• Susana Kim says:

    The impact of food and hunger during negotiations is a really interesting topic. Just judging from my own personal experience, I do think that negotiating while hungry is disadvantageous to the parties. Hunger does have an effect on someone’s mood and behaviors. I know when I’m hungry, I get cranky and listening to someone else talk or trying to negotiate is not something I want to be doing. It’s plausible that hungry negotiators will conduct shorter negotiations, just to get it over with, which will lead to the parties not thoroughly thinking things through and getting creative in coming up with integrative solutions. I’m interested to see the results of her research!

  • Krista Brown says:

    I think the hypotheses of this article will prove correct. In everyday life it is evident that being hungry is counterproductive. From personal experience, I can say that if I’m hungry I can’t study, do homework, or concentrate in class. Although I cannot speak for everyone, I know most of my friends experience these same issues when they are hungry. Therefore, it seems intuitive that these same problems would arise in negotiation if the parties are hungry. Additionally, I know if I’m hungry it becomes difficult to work with other people. This probably would become an issue in a negotiation session too. As they become hungrier, it seems that parties would be less amenable to a compromise because they would not be able to work together. Even if hunger pushes parties to an agreement, it is unlikely that the agreement will result in an “expansion of the pie.” More than likely one party will “win” and the other will “lose” the negotiation. Also, while it may seem far-fetched, if hunger pushes parties to an agreement, the “losing” proven may claim duress, which if proven would invalidate the agreement. I’m not sure if a court would find duress under these circumstances, but it is not completely out of the realm of possibility. For the reasons listed above, I believe that it is better for parties of negotiations to not be hungry during the negotiations. Being well fed should lead to more amenable talks during negotiation sessions and fairer final agreements.

  • David DePeau says:

    I think this is an interesting topic. Personally, I would rather provide food to encourage and reward the good efforts of the parties than using hunger in hopes they will resolve the dispute more quickly. Food is a major part of many social and business gatherings and in most cases I think it helps people to relax and start talking. If done properly, I think food could be used to break through some of the ice, which may be preventing parties from resolving their disputes. Perhaps the neutral could ask the parties about food preferences before beginning the negotiation. Maybe they could share a favorite food or recipe. The neutral could start a conversation about the food on the table, rather than the topic at issue, and could transition into a discussion on the issues once the parties have started speaking. This could work particularly well if the food triggers fond memories—perhaps of a time when the parties were more favorable toward each other. Although it may not work in all cases, I think it could be a successful approach used in some cases.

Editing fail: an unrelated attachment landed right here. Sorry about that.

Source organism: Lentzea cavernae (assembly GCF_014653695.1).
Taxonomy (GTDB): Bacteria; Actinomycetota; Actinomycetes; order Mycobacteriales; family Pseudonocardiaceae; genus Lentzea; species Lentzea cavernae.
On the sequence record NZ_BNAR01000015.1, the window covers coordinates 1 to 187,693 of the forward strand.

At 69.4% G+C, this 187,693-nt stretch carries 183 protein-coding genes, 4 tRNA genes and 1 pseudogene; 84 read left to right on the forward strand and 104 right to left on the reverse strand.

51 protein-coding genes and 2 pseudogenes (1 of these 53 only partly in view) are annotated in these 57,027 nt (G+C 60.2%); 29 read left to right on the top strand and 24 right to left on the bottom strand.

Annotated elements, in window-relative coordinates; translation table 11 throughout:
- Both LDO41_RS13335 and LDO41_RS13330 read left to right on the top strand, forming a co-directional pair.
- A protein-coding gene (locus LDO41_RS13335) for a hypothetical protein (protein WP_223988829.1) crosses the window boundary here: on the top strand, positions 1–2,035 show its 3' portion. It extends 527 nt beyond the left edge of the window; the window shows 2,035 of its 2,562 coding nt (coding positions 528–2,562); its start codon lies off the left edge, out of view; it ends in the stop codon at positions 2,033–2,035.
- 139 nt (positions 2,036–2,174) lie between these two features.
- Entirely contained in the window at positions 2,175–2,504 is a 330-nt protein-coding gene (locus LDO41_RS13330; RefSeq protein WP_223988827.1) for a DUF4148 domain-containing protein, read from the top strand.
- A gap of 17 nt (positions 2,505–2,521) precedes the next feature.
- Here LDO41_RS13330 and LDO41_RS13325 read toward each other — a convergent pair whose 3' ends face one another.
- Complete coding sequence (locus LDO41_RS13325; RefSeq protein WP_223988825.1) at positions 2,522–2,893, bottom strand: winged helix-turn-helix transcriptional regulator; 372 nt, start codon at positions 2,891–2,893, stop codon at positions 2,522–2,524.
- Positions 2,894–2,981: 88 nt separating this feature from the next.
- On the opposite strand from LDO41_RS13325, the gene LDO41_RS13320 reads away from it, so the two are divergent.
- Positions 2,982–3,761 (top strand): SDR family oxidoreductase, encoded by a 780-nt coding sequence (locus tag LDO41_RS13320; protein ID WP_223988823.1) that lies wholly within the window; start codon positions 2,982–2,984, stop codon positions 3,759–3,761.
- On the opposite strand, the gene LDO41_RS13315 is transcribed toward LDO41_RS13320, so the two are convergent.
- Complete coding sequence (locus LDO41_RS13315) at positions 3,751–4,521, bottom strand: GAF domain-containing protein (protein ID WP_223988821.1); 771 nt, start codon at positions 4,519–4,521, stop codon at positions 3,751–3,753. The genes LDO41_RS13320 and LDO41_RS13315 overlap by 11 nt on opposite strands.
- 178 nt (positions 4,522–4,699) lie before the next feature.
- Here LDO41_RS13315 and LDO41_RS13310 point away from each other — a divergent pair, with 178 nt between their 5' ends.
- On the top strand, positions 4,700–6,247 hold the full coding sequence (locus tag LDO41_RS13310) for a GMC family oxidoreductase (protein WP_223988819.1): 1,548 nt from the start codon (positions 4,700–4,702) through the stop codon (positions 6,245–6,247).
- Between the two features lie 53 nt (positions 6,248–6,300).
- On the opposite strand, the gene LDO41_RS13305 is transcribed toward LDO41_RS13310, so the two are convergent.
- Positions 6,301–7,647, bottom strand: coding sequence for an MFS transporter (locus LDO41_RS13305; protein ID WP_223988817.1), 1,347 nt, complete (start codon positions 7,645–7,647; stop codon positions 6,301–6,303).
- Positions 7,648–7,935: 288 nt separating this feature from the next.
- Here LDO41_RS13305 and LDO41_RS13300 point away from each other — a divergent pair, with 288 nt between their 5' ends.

Food is often used as a social lubricant, even if we don’t realize it. We use it to communicate and bring people together in many pleasant situations as well as some that are uncomfortable. Either way, I certainly think that providing food for parties involved in a negotiation is a far better approach than depriving parties of food in hopes they will become weary. Negotiation doesn’t need to be unpleasant to be effective. After all, who doesn’t enjoy a good meal?

  • William Nash says:

    I liked this topic a lot because it was something that I had never thought about before. In class, we discussed why it is important for a lawyer to eat before a negotiation, but I had never thought about the ethical implications of providing or not providing food for an opponent to gain an advantage during a negotiation. Moreover, it was a little unsettling at first to think about all the subtle ways that a party might gain an advantage during a negotiation. Although I would likely see right through a free fillet mignon during the middle of negotiation, the thought had never crossed my mind that an opponent might try to starve me into an agreement. Therefore, I am interested to learn about Professor Newell’s findings, and I am specifically looking forward to her thoughts on the ethical implications.